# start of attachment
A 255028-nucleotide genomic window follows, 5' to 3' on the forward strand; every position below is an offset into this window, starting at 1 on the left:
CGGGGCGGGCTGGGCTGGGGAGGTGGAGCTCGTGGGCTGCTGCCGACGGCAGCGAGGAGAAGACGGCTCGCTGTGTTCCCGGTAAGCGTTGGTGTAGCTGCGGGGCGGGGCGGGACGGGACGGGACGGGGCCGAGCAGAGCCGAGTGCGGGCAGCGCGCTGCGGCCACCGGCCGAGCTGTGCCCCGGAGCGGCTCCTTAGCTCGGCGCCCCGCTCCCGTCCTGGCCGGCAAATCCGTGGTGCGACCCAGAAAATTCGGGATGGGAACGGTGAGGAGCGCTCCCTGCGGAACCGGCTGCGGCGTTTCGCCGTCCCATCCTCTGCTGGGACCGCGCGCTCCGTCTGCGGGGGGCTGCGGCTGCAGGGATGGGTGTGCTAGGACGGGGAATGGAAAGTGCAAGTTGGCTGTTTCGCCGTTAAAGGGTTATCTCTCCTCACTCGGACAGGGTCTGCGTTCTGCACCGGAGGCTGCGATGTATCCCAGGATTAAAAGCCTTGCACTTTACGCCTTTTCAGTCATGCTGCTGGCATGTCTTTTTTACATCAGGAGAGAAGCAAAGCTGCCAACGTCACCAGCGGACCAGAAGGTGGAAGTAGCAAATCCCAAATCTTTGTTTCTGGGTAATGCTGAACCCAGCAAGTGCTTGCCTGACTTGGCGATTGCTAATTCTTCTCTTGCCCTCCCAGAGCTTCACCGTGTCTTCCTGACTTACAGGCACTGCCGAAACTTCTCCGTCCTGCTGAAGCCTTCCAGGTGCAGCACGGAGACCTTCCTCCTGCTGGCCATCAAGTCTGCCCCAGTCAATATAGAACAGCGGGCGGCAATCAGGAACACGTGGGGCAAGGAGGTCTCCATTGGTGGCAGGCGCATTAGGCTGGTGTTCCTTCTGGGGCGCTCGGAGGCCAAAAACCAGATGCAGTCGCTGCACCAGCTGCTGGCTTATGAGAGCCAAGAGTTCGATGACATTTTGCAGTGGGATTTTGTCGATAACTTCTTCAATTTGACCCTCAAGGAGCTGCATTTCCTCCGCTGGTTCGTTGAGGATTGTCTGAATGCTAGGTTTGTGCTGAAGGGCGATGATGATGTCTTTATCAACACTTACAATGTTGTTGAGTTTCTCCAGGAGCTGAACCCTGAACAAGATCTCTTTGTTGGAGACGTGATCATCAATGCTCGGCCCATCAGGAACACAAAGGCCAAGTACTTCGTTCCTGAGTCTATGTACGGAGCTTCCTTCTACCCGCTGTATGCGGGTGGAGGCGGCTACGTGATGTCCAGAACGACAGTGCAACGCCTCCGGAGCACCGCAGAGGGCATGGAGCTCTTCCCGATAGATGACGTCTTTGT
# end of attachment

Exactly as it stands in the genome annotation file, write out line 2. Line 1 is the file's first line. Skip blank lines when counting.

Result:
CGGGGCGGGCTGGGCTGGGGAGGTGGAGCTCGTGGGCTGCTGCCGACGGCAGCGAGGAGAAGACGGCTCGCTGTGTTCCCGGTAAGCGTTGGTGTAGCTGCGGGGCGGGGCGGGACGGGACGGGACGGGGCCGAGCAGAGCCGAGTGCGGGCAGCGCGCTGCGGCCACCGGCCGAGCTGTGCCCCGGAGCGGCTCCTTAGCTCGGCGCCCCGCTCCCGTCCTGGCCGGCAAATCCGTGGTGCGACCCAGAAAATTCGGGATGGGAACGGTGAGGAGCGCTCCCTGCGGAACCGGCTGCGGCGTTTCGCCGTCCCATCCTCTGCTGGGACCGCGCGCTCCGTCTGCGGGGGGCTGCGGCTGCAGGGATGGGTGTGCTAGGACGGGGAATGGAAAGTGCAAGTTGGCTGTTTCGCCGTTAAAGGGTTATCTCTCCTCACTCGGACAGGGTCTGCGTTCTGCACCGGAGGCTGCGATGTATCCCAGGATTAAAAGCCTTGCACTTTACGCCTTTTCAGTCATGCTGCTGGCATGTCTTTTTTACATCAGGAGAGAAGCAAAGCTGCCAACGTCACCAGCGGACCAGAAGGTGGAAGTAGCAAATCCCAAATCTTTGTTTCTGGGTAATGCTGAACCCAGCAAGTGCTTGCCTGACTTGGCGATTGCTAATTCTTCTCTTGCCCTCCCAGAGCTTCACCGTGTCTTCCTGACTTACAGGCACTGCCGAAACTTCTCCGTCCTGCTGAAGCCTTCCAGGTGCAGCACGGAGACCTTCCTCCTGCTGGCCATCAAGTCTGCCCCAGTCAATATAGAACAGCGGGCGGCAATCAGGAACACGTGGGGCAAGGAGGTCTCCATTGGTGGCAGGCGCATTAGGCTGGTGTTCCTTCTGGGGCGCTCGGAGGCCAAAAACCAGATGCAGTCGCTGCACCAGCTGCTGGCTTATGAGAGCCAAGAGTTCGATGACATTTTGCAGTGGGATTTTGTCGATAACTTCTTCAATTTGACCCTCAAGGAGCTGCATTTCCTCCGCTGGTTCGTTGAGGATTGTCTGAATGCTAGGTTTGTGCTGAAGGGCGATGATGATGTCTTTATCAACACTTACAATGTTGTTGAGTTTCTCCAGGAGCTGAACCCTGAACAAGATCTCTTTGTTGGAGACGTGATCATCAATGCTCGGCCCATCAGGAACACAAAGGCCAAGTACTTCGTTCCTGAGTCTATGTACGGAGCTTCCTTCTACCCGCTGTATGCGGGTGGAGGCGGCTACGTGATGTCCAGAACGACAGTGCAACGCCTCCGGAGCACCGCAGAGGGCATGGAGCTCTTCCCGATAGATGACGTCTTTGT